Taken together, the results shown here provide compelling evidence that AhR/SOCS2-mediated proteasomal degradation of TRAF6 is a common pathway shared by both LXA4 and L-kynurenine.

Lipoxin-triggered, SOCS2/AhR-dependent Proteasome Activity is Critical for Control of Inflammatory Responses during in vivo Toxoplasma gondii Infection

Endogenously generated lipoxins control pro-inflammatory responses through SOCS2 during T. gondii infection [8]. In the absence of lipoxins or SOCS2, infection with T. gondii is lethal due to aberrant uncontrolled inflammation [8]. We hypothesized that TRAF6 proteasomal degradation is a downstream target for lipoxin-mediated control of pro-inflammatory responses during in vivo infection. We initially asked whether both AhR and SOCS2 would modulate counter-regulatory response during T. gondii infection. Figure 7A show that AhR-deficiency, similar to what we previously observed with SOCS2-KO mice, leads to mortality at around 45–50 days after infection with T. gondii. Brain cyst loads showed significantly lower counts in both SOCS2-KO and AhR-deficient mice. Moreover, serum levels of the protective pro-inflammatory cytokines, IL-12p70 (Figure 7C) and IFN-γ (Figure 7D) were significantly higher in both of the genetically mutant mouse lineages after infection. Taken together, these results establish that during in vivo T. gondii infection, lipoxin-mediated activation of AhR and induction of SOCS2 expression leads to a counter-regulatory pathway that inhibits excessive type 1 pro-inflammatory cytokine production in vivo.

Figure 7. SOCS2 and AhR are required for modulation of host immune response during infection with T. gondii.

WT (squares), SOCS2-KO (triangles) or AhR-deficient (circles) mice (n = 8 mice/group) were infected i.p. with 20 cysts of T. gondii (ME49 strain). Animals were monitored for (A) mortality, (B) cyst formation 30 days after infection, (C) serum levels of IL-12p70 at 5 days after infection and (D) serum levels of IFN-γ at day 7 after infection. (E–F) WT (circles) or SOCS2-KO (squares) mice were infected as described above, from 12 through 30 days after infection animals received daily i.p. injection of PBS (empty symbols) or 1 µg of PR11 (filled symbols). 30 days after infection, animals (n = 3 mice/group) were sacrificed and antigen-specific CD4+T cell IFN-γ production analyzed by intracellular cytokine staining and flow cytometry. Cells were acquired and gated for CD3+ cells, followed by analysis of the frequencies of CD4 versus IFN-γ positive cells. The frequencies of IFN-γ+ among the total CD3+CD4+ cells are shown (E). Mortality was monitored throughout the acute and early chronic infection up to 60 days after inoculation (F). Data shown is representative of at least three independent experiments performed. p values are indicated for statistically significant differences between WT control groups versus SOCS2-KO or AhR-deficient strains.

To further establish the role of lipoxin-induced proteasomal degradation in controlling immune responses to in vivo infection, we infected WT mice with T. gondii, with or without daily treatment with PR11, starting from day 11 after infection – a time-point previously found to be the time at which increases in serum levels of LXA4 are detectable [8]. At this time point, most T cell priming is thought to have occurred. Moreover, direct testing of the effect of proteasome inhibition on CD8+ T cell during LCMV infection showed that such treatment did not affect expansion of CD8+T cells specific for LCMV-derived peptides (D. Hildeman, unpublished data). Figures 7E–F shows that proteasome inhibition during T. gondii infection mirrored the uncontrolled pro-inflammatory phenotype seen in both 5-lipoxygenase (LO)-deficient and SOCS2-deficient mouse strains [8], [18], including: (Fig. 7E) high levels of circulating CD4+CD3+IFN-γ+ T cells and (Fig. 7F) mortality occurring around 40–50 days after inoculation. Taken together, these data clearly establish TRAF6 as critical downstream target for proteasomal degradation mediated by endogenous lipoxin-stimulated SOCS2. Thus, lipoxin-mediated degradation of these key pro-inflammatory signaling adaptor proteins is essential for tight control of the innate immune response to infection with T. gondii.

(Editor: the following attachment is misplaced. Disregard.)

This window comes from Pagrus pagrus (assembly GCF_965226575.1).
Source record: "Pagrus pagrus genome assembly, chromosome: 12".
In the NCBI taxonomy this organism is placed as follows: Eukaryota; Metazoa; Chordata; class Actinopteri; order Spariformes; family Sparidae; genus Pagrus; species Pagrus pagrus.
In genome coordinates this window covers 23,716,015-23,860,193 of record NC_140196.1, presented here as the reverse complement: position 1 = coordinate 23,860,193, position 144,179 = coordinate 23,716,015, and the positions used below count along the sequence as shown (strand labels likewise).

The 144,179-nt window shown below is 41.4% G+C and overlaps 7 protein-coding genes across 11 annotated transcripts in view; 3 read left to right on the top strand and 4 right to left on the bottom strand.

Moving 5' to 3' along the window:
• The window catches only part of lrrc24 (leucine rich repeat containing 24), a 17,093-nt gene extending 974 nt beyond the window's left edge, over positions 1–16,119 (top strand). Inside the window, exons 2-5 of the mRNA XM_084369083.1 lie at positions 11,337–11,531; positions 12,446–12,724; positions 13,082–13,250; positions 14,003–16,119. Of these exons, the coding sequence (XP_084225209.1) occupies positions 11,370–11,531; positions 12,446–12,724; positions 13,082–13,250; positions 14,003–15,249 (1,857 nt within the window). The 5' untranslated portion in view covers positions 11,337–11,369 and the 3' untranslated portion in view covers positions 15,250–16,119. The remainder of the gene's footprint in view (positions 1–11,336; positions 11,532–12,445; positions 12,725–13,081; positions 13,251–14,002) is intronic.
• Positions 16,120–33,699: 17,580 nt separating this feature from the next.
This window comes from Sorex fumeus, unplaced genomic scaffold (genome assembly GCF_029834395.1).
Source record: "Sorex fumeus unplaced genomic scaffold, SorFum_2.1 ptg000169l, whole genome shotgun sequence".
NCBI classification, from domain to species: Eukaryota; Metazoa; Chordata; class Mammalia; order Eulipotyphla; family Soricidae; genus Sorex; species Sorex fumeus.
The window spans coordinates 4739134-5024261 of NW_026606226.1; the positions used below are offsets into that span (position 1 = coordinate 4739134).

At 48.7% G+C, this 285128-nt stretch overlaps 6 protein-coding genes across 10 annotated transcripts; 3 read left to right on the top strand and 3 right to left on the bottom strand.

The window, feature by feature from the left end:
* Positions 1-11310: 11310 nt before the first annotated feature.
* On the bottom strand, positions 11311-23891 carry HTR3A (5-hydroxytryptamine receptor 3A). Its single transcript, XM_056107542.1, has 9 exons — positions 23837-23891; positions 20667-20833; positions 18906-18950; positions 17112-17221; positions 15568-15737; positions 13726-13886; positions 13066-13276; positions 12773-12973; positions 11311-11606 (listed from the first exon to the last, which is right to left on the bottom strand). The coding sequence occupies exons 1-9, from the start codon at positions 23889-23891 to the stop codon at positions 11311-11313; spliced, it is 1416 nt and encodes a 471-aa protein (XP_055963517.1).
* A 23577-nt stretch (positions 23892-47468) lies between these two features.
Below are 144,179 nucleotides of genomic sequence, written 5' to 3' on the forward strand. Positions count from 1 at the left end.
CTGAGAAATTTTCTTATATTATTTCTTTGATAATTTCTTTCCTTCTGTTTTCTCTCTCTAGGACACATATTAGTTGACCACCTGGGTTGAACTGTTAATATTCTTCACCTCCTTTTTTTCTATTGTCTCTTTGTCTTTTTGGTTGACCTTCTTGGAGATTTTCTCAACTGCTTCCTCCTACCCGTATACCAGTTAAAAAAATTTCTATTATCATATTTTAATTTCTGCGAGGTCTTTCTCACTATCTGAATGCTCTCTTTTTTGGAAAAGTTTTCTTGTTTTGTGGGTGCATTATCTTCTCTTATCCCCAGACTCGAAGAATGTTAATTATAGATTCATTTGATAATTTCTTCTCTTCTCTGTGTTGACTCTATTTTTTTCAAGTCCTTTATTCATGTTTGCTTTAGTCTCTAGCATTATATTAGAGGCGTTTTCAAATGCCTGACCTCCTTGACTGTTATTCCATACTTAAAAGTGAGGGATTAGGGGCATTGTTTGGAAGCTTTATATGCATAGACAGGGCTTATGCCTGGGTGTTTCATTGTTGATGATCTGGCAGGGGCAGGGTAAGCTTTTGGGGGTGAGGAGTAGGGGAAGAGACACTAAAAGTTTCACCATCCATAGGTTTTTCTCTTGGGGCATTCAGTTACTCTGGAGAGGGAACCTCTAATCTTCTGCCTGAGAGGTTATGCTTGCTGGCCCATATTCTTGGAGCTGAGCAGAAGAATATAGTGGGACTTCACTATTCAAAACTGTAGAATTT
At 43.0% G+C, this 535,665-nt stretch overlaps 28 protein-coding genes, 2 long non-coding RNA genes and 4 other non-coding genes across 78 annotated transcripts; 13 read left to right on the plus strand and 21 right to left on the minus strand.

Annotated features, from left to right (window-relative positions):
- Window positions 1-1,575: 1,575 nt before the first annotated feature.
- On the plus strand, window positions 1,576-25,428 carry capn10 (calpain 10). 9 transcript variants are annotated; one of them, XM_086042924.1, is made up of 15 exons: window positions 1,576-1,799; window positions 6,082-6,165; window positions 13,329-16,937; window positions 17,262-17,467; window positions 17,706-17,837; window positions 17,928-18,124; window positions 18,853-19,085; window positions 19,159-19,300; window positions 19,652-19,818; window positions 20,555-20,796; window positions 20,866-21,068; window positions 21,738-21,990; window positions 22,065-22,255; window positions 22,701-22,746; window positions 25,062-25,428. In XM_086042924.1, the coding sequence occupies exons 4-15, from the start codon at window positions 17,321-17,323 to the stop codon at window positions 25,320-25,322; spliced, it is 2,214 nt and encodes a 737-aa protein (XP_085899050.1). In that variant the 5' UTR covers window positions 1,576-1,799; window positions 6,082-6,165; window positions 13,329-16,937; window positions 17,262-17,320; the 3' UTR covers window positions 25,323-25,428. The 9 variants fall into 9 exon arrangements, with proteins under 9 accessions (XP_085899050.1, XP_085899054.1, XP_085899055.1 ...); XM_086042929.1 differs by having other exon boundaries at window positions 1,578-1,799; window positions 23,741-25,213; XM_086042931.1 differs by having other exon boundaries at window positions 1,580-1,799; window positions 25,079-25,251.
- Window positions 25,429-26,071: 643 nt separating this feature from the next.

To further substantiate the biological relevance of LXA4/SOCS2/AhR pathway in controlling pro-inflammatory response during infection with T. gondii, we perform histopathological analysis of the brain and liver tissues obtained from WT, SOCS2-KO and AhRd mice at 30 days after infection. Figures 8A–B shows typical inflammation in chronically infected WT mice. Panel 8A displays two parasite cysts (circles) and inflammatory infiltrate (indicated by an arrow) which are focal and perivascular with no significant meningitis (Figure 8B). On the other hand, brain sections from both SOCS2-KO (Fig. 8C–D) as well as AhRd (Fig. 8E–F) show significantly increased and diffuse inflammatory cell infiltrates, including atypical meningitis (Figs. 8D and F, respectively). In addition, the liver sections from infected WT, SOCS2-KO and AhRd mice showed a similar trend with regard to inflammatory cell infiltration: perivascular/focal mononuclear infiltrates (Figs. 8G to I). In summary, this set of results provides further support for the pivotal role of the LXA4/SOCS2/AhR pathway in preventing damage to host tissues during the chronic phase of T. gondii infection.

Figure 8. Increased brain inflammation during chronic T. gondii infection in the absence of SOCS2 and AhR in mice.

WT (A, B and G), SOCS2-KO (C, D and H) and AhRd (E, F and I) mice were infected as described above. At 30 days after infection, animals were sacrificed, brains (A–F) and livers (G–I) removed and processed for H&E staining. Circles indicated parasite cysts in brain sections (Panel A). Arrows indicate inflammatory cell infiltrates. Images are representative of each group (n = 3 mice per group). Magnification 10×.